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Ryan and Sonja McFadden talked about opening their own taproom and restaurant for a couple of years before the perfect space became available on Henry Street. The couple were living in Philadelphia, where Ryan practiced law and Sonja taught kindergarten. But they shared a passion for great food, cheeses, and great brews. As their knowledge and expertise in food and beer grew, they started to look seriously for the right venue.
Sonja is a graduate of Skidmore and the couple liked the vibe of Saratoga. They began looking downtown and keeping their eyes open for the right opportunity. When the space on Henry Street became available, the couple pounced on it.
That was five years ago.
Today, Henry Street Taproom is a popular haunt for east side residents, out of towners, and people who want to venture off Broadway to see what other treasures are tucked away on the cozy little side streets and alleys. Although Ryan and Sonja now have two toddlers to keep them busier than ever, they continue to be heavily involved in all aspects of the operation. And the locals appreciate it. Stephanie Piccolo, who has been on the staff at Henry Street since they opened, says they have had “regulars” since Day One.
And for good reason.
Chef Matt Weekes, a graduate of the SCCC culinary program, began at Henry Street Taproom as sous chef and quickly moved up to the position of head chef. In the process, Weekes has elevated pub fare to a new level of sophistication, flavor and flare, while adhering to what he calls “good solid foundational cooking.”
Paired with that solid foundation is the
thirst-quenching assortment of beers, ales and,
of course, signature cocktails created by bar manager, Andras (Drew) Janik, another culinary grad and a well-known and well-respected face in the Saratoga restaurant scene.
The team from Saratoga Today who were on hand recently to sample some fine fare and libation included our creative director, Chris Vallone Bushee, and photographer Susan Blackburn. It was a perfect early summer day and the doors of Henry Street were wide open, reminding us of open-air pubs that line the streets of Dublin or Kerry.
After meeting Ryan, Chef Weekes and members of the staff, we started off by sampling three of the featured seasonal cocktails Drew and his staff created. The first libation on the list was a modern take on an old bar favorite – the “Taproom Sidecar.” This traditional cognac-based drink was livened up by the addition of blood orange liqueur and Remy Martin VSOP. We proceeded to sample some “Summer Glovin,” consisting of a delightful combination of house cider, infused with a blueberry-flavored simple syrup, and a zesty lemon peel. We finished off our taste fest with “Uncle Razz’s Fresh Lemonade,” a refreshing and brilliantly-flavored fresh-squeezed lemonade, with a raspberry-basil puree and Tito’s vodka. Yum!
While sipping on cocktails, we were treated to an eclectic assortment of small plates – which appear on the menu as “snacks.” A summery green gazpacho, made with a base of cucumbers and oregano, with Greek yogurt, pistachio, mint and – of course, the kicker – jalapeno, all pureed together, resulted in a creamy and refreshing summertime soup with a nice bite at the finish.
Also on our menu for the afternoon was Farm Toast – a “must have” for lovers of deep, earthy-flavored local Chanterelle and oyster mushrooms, blended with the most amazingly creamy fresh ricotta atop house-made sourdough.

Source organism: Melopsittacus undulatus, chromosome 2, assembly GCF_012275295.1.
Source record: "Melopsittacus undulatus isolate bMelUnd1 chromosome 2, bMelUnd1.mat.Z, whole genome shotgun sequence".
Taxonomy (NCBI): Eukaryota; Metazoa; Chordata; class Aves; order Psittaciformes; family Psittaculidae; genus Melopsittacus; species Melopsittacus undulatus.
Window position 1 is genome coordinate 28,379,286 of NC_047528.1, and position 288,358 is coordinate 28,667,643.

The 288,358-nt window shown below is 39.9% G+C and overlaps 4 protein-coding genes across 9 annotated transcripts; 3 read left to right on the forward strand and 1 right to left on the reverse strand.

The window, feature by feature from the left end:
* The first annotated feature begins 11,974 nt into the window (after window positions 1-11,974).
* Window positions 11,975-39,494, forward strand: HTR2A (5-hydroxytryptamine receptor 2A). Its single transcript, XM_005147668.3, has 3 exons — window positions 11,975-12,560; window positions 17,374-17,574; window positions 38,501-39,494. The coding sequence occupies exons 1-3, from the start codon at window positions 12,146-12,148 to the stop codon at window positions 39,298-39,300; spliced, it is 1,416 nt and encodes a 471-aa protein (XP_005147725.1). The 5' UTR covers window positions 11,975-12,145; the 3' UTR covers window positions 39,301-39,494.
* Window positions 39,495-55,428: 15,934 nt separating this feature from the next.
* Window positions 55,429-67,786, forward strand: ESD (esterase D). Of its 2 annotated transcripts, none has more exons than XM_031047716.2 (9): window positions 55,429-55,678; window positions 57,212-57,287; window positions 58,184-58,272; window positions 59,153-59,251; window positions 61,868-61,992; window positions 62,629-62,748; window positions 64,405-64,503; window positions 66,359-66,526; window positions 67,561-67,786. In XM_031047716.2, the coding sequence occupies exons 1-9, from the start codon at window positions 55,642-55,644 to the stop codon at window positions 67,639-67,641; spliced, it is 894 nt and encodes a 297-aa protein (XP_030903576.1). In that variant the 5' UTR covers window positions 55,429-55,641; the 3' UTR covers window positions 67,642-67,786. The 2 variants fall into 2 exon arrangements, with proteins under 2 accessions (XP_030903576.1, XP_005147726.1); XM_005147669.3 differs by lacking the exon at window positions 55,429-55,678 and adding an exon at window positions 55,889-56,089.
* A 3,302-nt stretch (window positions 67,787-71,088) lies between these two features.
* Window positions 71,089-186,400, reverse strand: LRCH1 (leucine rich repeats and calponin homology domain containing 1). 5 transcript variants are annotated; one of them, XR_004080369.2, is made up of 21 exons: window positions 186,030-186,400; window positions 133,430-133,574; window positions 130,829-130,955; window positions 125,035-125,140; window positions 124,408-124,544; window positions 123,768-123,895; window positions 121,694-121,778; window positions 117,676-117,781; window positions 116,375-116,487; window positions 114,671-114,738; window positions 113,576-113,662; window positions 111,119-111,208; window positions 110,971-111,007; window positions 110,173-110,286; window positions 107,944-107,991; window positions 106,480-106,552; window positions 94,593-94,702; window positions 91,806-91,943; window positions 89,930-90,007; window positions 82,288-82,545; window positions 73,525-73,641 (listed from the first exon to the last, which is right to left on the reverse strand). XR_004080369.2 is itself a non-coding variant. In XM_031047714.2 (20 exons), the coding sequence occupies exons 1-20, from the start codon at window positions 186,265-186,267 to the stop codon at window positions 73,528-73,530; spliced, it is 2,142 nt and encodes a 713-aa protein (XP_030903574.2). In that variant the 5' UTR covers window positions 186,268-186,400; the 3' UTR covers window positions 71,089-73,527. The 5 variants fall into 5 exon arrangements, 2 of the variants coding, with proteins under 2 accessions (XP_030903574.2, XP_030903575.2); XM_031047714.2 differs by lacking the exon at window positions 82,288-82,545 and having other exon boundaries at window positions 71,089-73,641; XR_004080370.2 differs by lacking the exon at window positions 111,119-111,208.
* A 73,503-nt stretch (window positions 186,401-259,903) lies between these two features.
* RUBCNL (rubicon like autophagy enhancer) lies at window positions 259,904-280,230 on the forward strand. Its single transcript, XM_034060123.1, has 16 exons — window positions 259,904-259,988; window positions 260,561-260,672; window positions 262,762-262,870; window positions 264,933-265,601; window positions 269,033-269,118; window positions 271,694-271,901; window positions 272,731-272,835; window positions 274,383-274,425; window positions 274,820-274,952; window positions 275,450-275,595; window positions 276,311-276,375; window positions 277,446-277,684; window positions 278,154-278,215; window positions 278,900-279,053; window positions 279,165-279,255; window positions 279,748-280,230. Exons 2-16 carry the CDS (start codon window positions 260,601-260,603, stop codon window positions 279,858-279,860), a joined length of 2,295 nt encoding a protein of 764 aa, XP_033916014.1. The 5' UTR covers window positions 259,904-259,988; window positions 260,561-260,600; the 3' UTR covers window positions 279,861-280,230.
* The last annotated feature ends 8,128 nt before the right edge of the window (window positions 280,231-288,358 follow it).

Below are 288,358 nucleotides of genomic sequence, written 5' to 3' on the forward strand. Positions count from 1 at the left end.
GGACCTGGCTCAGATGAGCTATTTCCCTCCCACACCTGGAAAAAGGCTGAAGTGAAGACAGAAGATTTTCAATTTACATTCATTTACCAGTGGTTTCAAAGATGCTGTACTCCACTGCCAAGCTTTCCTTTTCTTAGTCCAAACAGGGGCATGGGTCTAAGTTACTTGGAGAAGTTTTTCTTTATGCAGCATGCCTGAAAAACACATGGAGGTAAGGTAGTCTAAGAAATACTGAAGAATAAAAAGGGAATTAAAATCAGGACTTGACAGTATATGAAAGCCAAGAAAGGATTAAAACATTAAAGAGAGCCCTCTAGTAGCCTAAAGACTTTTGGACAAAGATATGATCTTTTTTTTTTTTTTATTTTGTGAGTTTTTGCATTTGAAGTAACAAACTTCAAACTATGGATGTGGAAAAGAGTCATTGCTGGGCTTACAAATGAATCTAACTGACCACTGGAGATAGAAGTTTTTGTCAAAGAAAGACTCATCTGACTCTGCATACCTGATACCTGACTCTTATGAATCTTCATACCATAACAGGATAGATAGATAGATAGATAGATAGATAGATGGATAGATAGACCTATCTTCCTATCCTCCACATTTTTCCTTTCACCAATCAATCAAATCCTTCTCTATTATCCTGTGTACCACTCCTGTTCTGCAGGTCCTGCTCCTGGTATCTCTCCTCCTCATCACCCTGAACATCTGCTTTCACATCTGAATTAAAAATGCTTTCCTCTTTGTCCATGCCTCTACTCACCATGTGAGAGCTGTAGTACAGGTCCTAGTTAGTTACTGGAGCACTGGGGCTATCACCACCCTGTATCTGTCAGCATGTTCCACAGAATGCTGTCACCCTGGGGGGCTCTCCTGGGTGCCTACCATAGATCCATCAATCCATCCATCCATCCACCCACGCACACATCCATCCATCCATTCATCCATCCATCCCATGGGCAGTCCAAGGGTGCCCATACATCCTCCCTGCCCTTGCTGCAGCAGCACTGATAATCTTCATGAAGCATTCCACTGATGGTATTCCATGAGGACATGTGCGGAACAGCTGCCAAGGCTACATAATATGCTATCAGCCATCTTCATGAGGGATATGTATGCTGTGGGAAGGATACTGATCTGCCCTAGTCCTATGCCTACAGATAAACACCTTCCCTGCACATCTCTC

The pan-roasted radishes were another example of fresh from the garden local produce, artfully combined with miso butter and pan-roasted to create a creamy, buttery freshness that re-defines “comfort food.”
Our “Simply... the best!” turned out to be the Soba Noodle Salad – a six-minute egg, combined with the nuttiness and earthy flavor of noodles with ginger scallion sauce, pickled shitakes and spicy peanuts.
For purveyors of more traditional pub food, Henry Street Taproom aims to please all palates. Their menu also includes some standard favorites, such as fried fish and chicken sandwiches, a juicy Taproom burger with Adirondack cheddar, bacon, caramelized onion, pickles and their own special sauce.
For lovers of cheese and charcuterie, there is a separate menu devoted entirely to cheeses, meats and sausages from as nearby as Cohoes and Thurman, NY to places as distant as Italy,
Spain and Holland.
Somehow, we managed to finish off our cocktails and realized that we wouldn’t be doing honors to Henry Street Taproom if we failed to sample a “flight” of IPAs, ales, and stouts on tap. Henry Street boasts 16 of the best craft beers and ciders from around the world. On this day, we sipped away on a lighter IPA, with notes of citrus, a Lambic with a rich, sour-sweet and fruity flavor, as well as a smooth Belgian and a decadent Imperial Stout by Evil Twin, with a big cocoa flavor for those who want to have their cake – or cocoa – and drink it too!
And speaking of cake, our trio was treated to a simply amazing lemon blueberry bread pudding, using their signature house-made Pullman bread and lemon curd, with a decadent buttermilk icing. The perfect end to an idyllic afternoon on Henry Street!
Henry Street Taproom is currently open weekdays from 4 p.m.-12 a.m. weekdays and Noon-12 a.m.
on Saturdays and Sundays. Ryan and Sonja have also expanded into the vacant space next door, which will give the taproom an additional 1,200 square feet of space, an open-air patio with a wood-burning fireplace, and a shuffleboard table. Ryan and Sonja plan to have the new space open in the next month and they are excited to offer seating for larger parties and private events. They also have plans to open for brunch on the weekends in the coming year.
For more information about Henry Street Taproom, visit their website at HenryStreetTaproom.com and be sure to like them on Facebook, facebook.com/henrystreettaproom